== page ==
Mandela and Music and Sports as Cultural Conduits for Unity

Posted July 20th, 2015 at 4:54 pm (UTC-4)
2 comments

#MandelaDay“Part of being optimistic is keeping one’s head pointed towards the sun, one’s feet moving forward.” – Nelson Mandela

After a rainy morning, the sun broke out in Frederick, Maryland, the venue for an enriching and educational Mandela Day program.

The United Nations formally declared July 18th, Nelson Mandela’s birthday, as a day to honor South Africa’s late President and anti-apartheid icon through volunteering and community

Sonny and Kathy Sledge

Sonny and Kathy Sledge

service.

I spoke in Frederick on a four-person panel that discussed Mandela and sports and music as cultural conduits for unity. Sitting beside me was Kathy Sledge, of “Sister Sledge,” whose 1979 hit song, “We Are Family,” gave a dance beat to family unity:

“We are family / I got all my sisters with me / We are family / Get up everybody and sing / Everyone can see we’re together / As we walk on by / (FLY!) and we fly just like birds of a feather.”

“We Are Family” is a song brimming with optimism, and when I said it also was the theme song for the 1979 World Series baseball champion Pittsburgh Pirates, Kathy Sledge smiled and nodded her head in agreement.

Nelson Mandela once said, “It is music and dancing that makes me at peace with the world,” and in my mind’s eye, I can see him dancing to “We Are Family” the same way he danced to Johnny Clegg’s “Asimbonanga.”

Nelson Mandela also viewed sports as a unifying force. Here’s a Mandela quote that I read at the Frederick conference:

“Sport has the power to change the world…it has the power to inspire. It has the power to unite people in a way that little else does. It speaks to youth in a language they understand. Sport can create hope where once there was only despair. It is more powerful than government in breaking down racial barriers.”

South African President Nelson Mandela (L) shakes hands with Springboks captain Francois Pienaar after 1995 Rugby World Cup final. Photo: Reuters

South African President Nelson Mandela (L) shakes hands with Springboks captain Francois Pienaar after 1995 Rugby World Cup final. Photo: Reuters

In terms of breaking down racial barriers, two other panelists mentioned Nelson Mandela presenting the trophy to South Africa’s white captain, Francois Pienaar, after the 1995 Rugby World Cup final in Johannesburg.

The mostly-white crowd at Ellis Park cheered loudly in what’s being described as one of the greatest moments in the history of sports. I pointed out at the conference what Mandela was wearing in the stadium – a Springboks rugby jersey and ballcap.

While some Presidents might be dressed in suit and tie for such an occasion, Nelson Mandela used his attire to be part of, not apart from, in a show of sports unity and solidarity.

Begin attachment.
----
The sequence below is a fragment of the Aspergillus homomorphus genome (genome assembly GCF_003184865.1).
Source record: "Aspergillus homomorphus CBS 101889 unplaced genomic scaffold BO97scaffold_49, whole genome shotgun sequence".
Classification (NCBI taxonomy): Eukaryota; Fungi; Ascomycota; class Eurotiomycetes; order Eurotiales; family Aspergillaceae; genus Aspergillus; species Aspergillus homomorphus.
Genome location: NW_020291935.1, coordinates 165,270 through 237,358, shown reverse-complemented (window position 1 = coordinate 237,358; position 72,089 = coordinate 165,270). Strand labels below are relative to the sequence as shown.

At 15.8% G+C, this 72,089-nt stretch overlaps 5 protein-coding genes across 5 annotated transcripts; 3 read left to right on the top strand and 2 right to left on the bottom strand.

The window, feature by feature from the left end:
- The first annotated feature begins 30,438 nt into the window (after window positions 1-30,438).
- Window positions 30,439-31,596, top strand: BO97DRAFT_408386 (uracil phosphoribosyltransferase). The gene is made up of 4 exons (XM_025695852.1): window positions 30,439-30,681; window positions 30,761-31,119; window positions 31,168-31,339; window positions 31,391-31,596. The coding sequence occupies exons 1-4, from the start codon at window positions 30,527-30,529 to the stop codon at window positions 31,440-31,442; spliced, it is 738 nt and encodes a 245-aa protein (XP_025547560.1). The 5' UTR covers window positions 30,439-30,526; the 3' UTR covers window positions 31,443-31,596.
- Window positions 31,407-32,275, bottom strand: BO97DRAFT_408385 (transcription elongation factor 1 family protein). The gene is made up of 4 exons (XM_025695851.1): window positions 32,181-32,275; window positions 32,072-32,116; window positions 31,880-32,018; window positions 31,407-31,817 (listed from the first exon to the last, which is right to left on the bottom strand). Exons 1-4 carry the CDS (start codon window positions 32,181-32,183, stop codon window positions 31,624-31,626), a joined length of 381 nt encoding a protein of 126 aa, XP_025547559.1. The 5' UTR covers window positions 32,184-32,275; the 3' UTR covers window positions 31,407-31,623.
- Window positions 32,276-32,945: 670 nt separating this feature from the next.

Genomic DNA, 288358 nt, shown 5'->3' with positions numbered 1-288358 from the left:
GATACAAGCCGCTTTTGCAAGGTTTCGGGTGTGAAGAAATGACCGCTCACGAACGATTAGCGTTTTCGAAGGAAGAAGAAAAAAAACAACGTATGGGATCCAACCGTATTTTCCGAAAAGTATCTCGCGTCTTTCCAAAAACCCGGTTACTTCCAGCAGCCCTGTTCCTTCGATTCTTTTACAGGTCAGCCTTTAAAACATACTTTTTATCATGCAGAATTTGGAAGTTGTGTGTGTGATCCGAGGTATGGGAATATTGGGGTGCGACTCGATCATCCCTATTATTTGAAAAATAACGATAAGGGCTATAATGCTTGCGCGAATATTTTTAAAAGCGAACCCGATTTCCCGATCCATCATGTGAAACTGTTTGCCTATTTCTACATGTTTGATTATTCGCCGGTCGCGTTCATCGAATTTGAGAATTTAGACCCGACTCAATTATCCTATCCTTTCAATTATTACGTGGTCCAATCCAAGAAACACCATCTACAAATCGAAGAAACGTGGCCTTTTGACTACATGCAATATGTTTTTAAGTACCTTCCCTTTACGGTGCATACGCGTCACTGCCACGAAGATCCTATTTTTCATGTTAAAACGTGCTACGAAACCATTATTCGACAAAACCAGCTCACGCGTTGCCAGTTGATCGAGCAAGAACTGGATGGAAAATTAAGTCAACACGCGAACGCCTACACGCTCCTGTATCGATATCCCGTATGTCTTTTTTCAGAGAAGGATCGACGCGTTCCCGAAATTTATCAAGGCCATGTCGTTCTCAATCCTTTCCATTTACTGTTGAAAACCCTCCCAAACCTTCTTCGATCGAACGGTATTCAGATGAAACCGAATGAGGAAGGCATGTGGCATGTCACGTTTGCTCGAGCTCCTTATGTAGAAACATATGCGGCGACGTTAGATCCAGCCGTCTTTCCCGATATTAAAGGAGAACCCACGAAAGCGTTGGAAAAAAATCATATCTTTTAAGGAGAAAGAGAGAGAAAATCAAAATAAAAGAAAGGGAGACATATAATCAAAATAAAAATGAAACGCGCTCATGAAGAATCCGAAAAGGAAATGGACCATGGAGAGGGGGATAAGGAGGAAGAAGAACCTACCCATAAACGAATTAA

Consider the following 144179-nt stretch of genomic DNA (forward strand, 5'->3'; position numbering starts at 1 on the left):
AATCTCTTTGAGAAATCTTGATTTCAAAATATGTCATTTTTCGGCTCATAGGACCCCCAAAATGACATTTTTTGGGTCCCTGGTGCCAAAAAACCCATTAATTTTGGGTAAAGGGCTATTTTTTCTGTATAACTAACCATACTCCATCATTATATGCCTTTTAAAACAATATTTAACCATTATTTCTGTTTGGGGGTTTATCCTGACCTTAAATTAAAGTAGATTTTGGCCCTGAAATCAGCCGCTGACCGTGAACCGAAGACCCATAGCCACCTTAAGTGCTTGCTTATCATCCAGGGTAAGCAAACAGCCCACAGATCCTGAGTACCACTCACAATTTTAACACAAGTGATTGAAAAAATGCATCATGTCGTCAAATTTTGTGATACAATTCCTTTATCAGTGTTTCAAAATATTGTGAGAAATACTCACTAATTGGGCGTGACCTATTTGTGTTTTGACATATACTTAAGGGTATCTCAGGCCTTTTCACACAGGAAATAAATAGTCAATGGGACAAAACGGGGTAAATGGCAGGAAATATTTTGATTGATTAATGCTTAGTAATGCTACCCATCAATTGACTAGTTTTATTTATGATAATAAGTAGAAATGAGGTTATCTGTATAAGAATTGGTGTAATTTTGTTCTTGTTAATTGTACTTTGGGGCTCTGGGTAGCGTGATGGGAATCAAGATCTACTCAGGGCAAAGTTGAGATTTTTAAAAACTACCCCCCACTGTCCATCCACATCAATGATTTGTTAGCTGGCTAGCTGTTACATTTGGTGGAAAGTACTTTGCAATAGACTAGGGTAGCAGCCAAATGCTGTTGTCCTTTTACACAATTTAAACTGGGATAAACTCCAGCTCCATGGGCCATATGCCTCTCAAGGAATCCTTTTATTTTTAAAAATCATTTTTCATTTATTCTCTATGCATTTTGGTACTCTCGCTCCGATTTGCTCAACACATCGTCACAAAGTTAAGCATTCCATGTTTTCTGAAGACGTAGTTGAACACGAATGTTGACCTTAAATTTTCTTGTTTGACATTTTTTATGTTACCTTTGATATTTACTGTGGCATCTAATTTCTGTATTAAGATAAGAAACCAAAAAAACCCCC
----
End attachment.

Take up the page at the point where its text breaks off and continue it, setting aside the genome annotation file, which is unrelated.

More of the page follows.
Sonny Young
Since 1999, host Sonny Young has delighted listeners and viewers with a lively presentation that combines humor, props, sound effects and correspondent reports from Africa and all over the globe.

2 responses to “Mandela and Music and Sports as Cultural Conduits for Unity”

  1. segun Adeyemi says:

    This is quite inspirational, and indeed speaks to who Mandela really was, in terms of his love for sport (he was once a boxer) and music (he never shied away from showing his deft dance steps).

    Then, of course, Sister Sledge, the group that rocked the world in the late 1970s with their hit song ‘We are family’.

    Last week, that same song triggered a huge dance fest at my wife’s school’s graduation right here in Lagos!

    Thank you Sonny for your rich contribution to the Mandela Day programme!

  2. Matilda Rosewook says:

    Sonny, this is beautiful! I loved your quotes from Nelson Mandela.You brought in so many elements – his optimism, his love of music and dance, the way he’s being honored through volunteering and community service, and his belief that sports “has the power to change the world.” And you ended with a concrete example of that belief – the 1995 Rugby World Cup final in Johannesburg, where he dressed in the Springboks rugby jersey and cap as a way of demonstrating his belief in the symbolic power of sports.

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Sonny Side of Sports is an energetic and action-packed look at both world and African sports, broadcast on radio, TV and the Internet. Since the show’s creation in 1999, host Sonny Young has delighted listeners and viewers with a lively presentation that combines humor, props, sound effects and correspondent reports from Africa and all over the globe.

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